The bulk of the credit for this photo has to go to Imogen Cloët, an award winning designer and visual artist based in Newcastle. The art installation featured within Cragside House – the former home of Lord Armstrong, a Victorian inventor, innovator and landscape genius – which is now managed by the National Trust. It was photographed by pretty much everyone who passed by, but taking a good photo of a room filled with light bulbs, windows and tourists proved a little tricky. Thanks to careful balancing and the adjustable screen on the back of the camera, I managed to take a photo from directly underneath the light bulbs with the metal mounting plate and Victorian wood panel ceiling in the background. A lot of my textural and black and white photos feature unusual subjects, but I never thought that a room full of incandescent light bulbs powered by Victorian hydropower would be something that I’d ever photograph.
At Cothill we’re always treated to amazing sunrises in winter. As each day shortens and the sun rise is that little bit later, it also moves closer to the summit of Cheviot. When the sun breaks over the Cheviot Hills and the clouds mass overhead the sky simply looks vast. If the timing is just right, it’s possible to capture the vivid intensity of dawn in yellows and pinks, with the dark grey blue of night still overhead.
When I set up my blog I entitled the category for my photographic posts “Photos; Borders and beyond” because most of my photos are taken in or near to the Scottish Borders. I’m glad I made use of the term “beyond” however, as it is most fitting for this photo of sea, sky and space taken at 33,000 feet somewhere over the North Sea. I’ve often seen stunning views, beautiful sunrises and unique sunsets from plane windows, but more often than not an ugly engine, enormous wing or dirty window didn’t allow for an artistic photo to be taken. On this particular occasional I was dawn to the blueness of everything, and suddenly realised there was no engine or wing in sight, and that the window was completely devoid of scratches, grease, condensation and frost. From the tight confines of my seat I was just able to extract my wide-angled lens from the bowls of my bag, and after several attempts I snapped this photo; looking down on the sky, up into space, with the curvature of the earth just visible on the horizon.
I popped to the coast at the weekend and whilst walking I came across an area of large round boulders covered in silky smooth seaweed that was so vivid it was almost luminescent (and also bone jarringly slippery to stand on). With the midsummer’s sun directly overhead, the harsh shadows cast by neighbouring boulders made for a stark contrast between the bright green of the seaweed and the near black of the shade. I took quite a few shots but opted to put this one on the blog as I love gentle curve that falls around the edge of the boulder, with dark shadow one side and the crisp green lines of the seaweed on the other.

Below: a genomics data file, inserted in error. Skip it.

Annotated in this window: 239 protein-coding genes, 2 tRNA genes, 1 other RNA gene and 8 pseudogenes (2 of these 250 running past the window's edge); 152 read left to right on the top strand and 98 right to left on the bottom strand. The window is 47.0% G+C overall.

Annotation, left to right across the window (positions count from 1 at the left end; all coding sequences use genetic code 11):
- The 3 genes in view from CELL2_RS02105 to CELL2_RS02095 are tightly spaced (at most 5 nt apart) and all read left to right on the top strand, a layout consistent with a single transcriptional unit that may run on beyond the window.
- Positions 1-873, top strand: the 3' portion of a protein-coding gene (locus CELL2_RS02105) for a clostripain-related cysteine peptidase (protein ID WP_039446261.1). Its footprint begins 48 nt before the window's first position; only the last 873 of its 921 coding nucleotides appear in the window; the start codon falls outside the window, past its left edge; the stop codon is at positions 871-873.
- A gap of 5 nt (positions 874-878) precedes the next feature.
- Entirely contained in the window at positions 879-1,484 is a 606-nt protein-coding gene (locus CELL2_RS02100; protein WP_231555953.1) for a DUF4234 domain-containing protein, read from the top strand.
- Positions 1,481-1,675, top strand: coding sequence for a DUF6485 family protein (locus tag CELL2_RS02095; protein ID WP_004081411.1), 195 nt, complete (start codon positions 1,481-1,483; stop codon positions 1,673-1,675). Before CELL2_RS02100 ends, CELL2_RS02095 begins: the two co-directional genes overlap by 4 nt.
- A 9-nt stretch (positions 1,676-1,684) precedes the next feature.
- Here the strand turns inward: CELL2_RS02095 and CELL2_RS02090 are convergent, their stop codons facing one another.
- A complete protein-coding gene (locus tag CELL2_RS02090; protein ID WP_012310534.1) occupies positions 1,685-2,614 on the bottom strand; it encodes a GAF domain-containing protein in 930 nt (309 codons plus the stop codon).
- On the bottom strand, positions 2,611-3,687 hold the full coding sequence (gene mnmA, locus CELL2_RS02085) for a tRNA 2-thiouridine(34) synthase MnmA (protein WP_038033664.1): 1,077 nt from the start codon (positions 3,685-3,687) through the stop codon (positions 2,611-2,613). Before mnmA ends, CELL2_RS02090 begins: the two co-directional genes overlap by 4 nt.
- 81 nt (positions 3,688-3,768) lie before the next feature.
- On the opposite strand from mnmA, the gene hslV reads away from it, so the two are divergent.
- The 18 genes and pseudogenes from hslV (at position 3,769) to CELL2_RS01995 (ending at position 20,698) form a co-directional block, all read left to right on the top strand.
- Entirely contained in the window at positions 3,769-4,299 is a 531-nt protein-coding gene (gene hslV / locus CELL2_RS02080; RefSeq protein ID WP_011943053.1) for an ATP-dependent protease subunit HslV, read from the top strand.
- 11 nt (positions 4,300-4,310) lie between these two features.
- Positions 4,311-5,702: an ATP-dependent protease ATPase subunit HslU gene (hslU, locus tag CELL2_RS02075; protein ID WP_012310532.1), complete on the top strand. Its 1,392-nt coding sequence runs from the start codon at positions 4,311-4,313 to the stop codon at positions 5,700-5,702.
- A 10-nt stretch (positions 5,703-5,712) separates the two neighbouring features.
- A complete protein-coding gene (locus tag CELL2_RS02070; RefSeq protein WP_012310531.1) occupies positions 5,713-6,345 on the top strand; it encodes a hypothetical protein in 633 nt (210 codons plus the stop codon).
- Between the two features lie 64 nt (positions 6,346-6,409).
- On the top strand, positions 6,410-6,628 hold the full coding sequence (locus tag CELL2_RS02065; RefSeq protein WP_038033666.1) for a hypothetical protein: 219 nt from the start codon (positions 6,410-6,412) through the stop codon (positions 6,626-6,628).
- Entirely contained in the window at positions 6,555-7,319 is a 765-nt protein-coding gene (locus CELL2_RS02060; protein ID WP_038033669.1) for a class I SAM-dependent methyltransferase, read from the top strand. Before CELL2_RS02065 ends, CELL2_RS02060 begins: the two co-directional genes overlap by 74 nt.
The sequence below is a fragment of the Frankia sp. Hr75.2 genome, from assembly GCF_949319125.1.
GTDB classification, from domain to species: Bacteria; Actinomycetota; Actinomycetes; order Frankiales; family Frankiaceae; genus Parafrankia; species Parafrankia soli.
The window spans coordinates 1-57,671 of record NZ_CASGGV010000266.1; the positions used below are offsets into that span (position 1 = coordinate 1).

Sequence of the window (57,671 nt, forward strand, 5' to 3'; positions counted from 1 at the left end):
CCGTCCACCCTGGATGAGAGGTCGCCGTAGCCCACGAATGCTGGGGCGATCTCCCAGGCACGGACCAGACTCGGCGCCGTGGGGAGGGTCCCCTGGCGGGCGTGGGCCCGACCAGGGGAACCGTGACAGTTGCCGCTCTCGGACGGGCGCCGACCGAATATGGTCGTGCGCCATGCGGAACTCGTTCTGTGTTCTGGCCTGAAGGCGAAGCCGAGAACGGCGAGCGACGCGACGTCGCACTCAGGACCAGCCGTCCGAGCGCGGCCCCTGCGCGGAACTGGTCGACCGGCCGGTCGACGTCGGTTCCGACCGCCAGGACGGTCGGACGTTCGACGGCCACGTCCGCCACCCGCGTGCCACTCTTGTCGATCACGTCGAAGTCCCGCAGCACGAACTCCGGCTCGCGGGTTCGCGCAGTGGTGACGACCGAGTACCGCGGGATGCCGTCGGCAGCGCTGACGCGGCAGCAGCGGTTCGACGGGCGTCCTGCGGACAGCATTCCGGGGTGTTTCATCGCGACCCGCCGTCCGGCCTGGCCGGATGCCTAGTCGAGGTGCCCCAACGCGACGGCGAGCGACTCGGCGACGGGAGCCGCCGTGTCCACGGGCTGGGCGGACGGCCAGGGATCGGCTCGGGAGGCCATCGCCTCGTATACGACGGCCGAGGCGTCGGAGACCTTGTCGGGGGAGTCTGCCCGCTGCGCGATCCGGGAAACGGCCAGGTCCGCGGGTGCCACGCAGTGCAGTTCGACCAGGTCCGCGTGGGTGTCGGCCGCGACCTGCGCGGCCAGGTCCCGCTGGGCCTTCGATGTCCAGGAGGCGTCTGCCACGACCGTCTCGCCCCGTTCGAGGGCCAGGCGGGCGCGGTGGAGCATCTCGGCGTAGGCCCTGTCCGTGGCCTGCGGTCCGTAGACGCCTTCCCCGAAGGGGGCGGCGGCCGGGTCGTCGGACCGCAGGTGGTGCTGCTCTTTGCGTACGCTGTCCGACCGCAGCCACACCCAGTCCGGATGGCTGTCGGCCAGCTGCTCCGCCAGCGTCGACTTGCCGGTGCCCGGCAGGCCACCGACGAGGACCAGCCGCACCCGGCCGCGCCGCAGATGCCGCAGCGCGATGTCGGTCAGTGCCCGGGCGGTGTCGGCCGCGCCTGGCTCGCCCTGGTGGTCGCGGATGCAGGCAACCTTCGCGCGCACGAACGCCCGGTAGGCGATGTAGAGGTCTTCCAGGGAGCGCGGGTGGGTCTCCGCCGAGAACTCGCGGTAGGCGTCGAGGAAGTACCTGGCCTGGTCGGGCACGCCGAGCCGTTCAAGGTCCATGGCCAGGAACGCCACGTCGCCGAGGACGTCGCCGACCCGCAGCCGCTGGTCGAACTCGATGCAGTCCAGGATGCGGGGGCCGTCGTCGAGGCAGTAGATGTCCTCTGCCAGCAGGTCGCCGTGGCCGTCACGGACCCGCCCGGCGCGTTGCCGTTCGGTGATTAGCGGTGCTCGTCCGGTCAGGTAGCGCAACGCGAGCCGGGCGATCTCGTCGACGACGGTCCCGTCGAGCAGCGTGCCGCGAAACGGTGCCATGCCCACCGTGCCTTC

I went for a walk along the old abandoned Duns to Greenlaw railway line yesterday. As a result of all the recent rain, a huge swath of this field was underwater. The cold nights had frozen the flood waters a peculiar milky white colour, and in the bright full sun of the early morning the distant ridge eerily looked like a misplaced sand dune.
There was an absolutely glorious sunrise this morning, and I managed to capture this photo just as the sun spilled over the Merse, with the distant shadow of Cheviot to the south and the dark blue sky of the fading night overhead.
The Jim Clark Rally shot passed the Scottish Borders Website Design office at Cothill on Saturday. The road was sealed off most of the day, and prior to the event starting there was an eerie silence with the occasional wail from the sirens on passing marshal vehicles. I attempted to take photos of the speeding rally cars (which were coming into view from behind a hedge at over 100mph) but only managed to get two cars in the middle of the frame (both rather blurred)!
I noticed after the rain last night that a leaf on one of the hosta plants in the garden was holding onto numerous droplets of water. The rain drops were held in what looked like suspended animation across an entire leaf, each one an inverted reflection of the garden.
Whilst out walking late the other afternoon I came across this fungus surrounded by a carpet of vivid green moss. Because of the low light and frost, the brown ringed fungus had a peculiar bluish tinge to it; a stark contrast in colour and texture to the background moss.